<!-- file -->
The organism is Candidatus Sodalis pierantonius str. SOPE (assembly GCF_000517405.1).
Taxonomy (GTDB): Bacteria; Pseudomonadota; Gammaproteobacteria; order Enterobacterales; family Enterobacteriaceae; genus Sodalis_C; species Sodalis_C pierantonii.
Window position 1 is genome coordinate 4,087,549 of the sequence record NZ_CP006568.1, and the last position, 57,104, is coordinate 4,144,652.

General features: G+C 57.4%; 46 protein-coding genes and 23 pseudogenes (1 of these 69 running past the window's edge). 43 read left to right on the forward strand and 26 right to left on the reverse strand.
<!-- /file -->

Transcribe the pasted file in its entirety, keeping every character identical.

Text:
The organism is Candidatus Sodalis pierantonius str. SOPE (assembly GCF_000517405.1).
Taxonomy (GTDB): Bacteria; Pseudomonadota; Gammaproteobacteria; order Enterobacterales; family Enterobacteriaceae; genus Sodalis_C; species Sodalis_C pierantonii.
Window position 1 is genome coordinate 4,087,549 of the sequence record NZ_CP006568.1, and the last position, 57,104, is coordinate 4,144,652.

General features: G+C 57.4%; 46 protein-coding genes and 23 pseudogenes (1 of these 69 running past the window's edge). 43 read left to right on the forward strand and 26 right to left on the reverse strand.